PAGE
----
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This might be of interest to those in the NYC area.

AAAS-CHF History Seminar, July 21: Agro-Environmental Debate over Adulteration

Dear Colleagues,

The next AAAS-CHF history seminar will take place Tuesday, July 21,4:30-6:00 pm. Dr. Benjamin Cohen, Assistant Professor in the Department of Science, Technology, and Society at the University of Virginia, will discus "Agro-Environmental Practice in the Industrial Age: The Scientific and Moral Debate over Adulteration."

Dr. Cohen's research focuses on the historically changing relationships between science, technology, and the environment, with a particular focus on agrarian sites and agro-food issues. His book, Notes from the Ground: Science, Soil, and Society in the American Countryside, will be published by Yale University Press in 2009. In this seminar, he will explore how critical responses to new foods and new agricultural practices in the later nineteenth century were shaped by a deeper moral debate about the dominant key term, "adulteration". While chemists sought to introduce better means for defining and then detecting adulterants as early as the 1820s, it was the increasing disconnect between consumers and producers of food that gave credence to concerns about the merits of new industrial products and a changing agricultural system.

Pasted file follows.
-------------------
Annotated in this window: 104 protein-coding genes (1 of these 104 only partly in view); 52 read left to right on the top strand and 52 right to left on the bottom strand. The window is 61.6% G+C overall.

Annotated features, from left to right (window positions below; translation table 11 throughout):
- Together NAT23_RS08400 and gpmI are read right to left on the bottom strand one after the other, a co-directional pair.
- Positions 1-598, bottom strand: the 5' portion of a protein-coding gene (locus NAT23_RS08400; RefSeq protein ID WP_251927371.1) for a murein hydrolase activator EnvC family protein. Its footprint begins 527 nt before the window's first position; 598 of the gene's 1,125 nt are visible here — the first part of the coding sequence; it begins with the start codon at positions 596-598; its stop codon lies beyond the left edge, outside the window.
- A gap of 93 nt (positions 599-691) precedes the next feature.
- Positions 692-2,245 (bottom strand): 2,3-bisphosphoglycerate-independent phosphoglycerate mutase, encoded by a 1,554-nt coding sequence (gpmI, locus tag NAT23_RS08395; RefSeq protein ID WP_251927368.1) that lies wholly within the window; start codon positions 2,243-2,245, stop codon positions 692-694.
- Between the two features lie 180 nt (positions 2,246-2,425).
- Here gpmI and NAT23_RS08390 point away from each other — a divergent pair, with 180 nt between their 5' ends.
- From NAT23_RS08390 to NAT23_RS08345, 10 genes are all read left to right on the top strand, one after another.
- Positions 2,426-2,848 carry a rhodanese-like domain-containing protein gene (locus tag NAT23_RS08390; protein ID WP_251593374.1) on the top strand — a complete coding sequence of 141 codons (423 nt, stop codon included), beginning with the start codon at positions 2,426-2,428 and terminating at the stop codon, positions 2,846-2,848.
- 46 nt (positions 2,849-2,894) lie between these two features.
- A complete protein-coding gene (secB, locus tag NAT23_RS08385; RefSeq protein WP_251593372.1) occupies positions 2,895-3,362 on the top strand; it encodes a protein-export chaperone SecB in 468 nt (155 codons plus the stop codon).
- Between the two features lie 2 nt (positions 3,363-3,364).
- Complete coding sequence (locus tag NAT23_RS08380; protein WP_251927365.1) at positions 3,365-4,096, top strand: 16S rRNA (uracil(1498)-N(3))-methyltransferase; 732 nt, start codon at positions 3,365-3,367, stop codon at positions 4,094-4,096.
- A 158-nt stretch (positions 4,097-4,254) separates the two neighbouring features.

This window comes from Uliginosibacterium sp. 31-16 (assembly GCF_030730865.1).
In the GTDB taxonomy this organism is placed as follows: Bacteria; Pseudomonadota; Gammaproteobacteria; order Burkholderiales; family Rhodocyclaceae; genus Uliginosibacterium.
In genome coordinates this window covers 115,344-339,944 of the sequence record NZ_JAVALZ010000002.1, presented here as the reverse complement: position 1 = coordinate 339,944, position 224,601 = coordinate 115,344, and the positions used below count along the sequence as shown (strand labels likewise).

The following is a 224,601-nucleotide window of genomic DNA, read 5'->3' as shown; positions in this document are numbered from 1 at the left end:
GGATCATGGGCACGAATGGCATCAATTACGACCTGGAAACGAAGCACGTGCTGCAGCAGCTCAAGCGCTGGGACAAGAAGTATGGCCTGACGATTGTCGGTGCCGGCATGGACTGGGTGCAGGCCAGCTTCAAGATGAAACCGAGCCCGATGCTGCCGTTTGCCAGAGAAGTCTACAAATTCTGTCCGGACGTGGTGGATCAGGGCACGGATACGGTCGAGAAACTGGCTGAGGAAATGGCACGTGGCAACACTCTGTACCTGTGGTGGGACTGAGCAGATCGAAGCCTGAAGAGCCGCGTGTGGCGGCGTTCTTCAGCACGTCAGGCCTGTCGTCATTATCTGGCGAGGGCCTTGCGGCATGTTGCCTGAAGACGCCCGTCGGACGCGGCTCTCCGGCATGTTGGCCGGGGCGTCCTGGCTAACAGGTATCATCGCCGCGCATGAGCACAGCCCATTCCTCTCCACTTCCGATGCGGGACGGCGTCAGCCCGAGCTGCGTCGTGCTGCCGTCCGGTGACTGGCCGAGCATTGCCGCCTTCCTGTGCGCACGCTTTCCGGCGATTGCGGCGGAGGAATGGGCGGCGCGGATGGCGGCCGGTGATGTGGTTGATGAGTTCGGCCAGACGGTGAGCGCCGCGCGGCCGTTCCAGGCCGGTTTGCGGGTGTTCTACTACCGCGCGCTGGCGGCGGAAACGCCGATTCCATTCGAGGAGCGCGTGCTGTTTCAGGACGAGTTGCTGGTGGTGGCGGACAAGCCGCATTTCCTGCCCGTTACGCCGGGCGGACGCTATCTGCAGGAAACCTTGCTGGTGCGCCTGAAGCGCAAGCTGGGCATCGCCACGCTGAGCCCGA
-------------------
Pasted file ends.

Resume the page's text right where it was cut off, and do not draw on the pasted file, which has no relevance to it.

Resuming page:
The seminar is part of a series co-hosted by the American Association for the Advancement of Science Archives and the Chemical Heritage Foundation's Center for Contemporary History and Policy that explores social, institutional, and intellectual histories of contemporary policy problems that are interwoven with developments in science and technology. For summaries of past seminars, please see http://archives.aaas.org/seminar/.

To RSVP, contact Amy Crumpton [[log in to unmask] or 202-326-6791]. All seminars will be held in the Revelle Conference Room, 2nd floor, AAAS Headquarters, 1200 New York Avenue, NW, Washington, DC 20005. Light refreshments will be served.

Regards,

Amy Crumpton
AAAS Archives



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The day is coming when a single carrot, freshly observed, will set off a revolution.  -- Paul Cezanne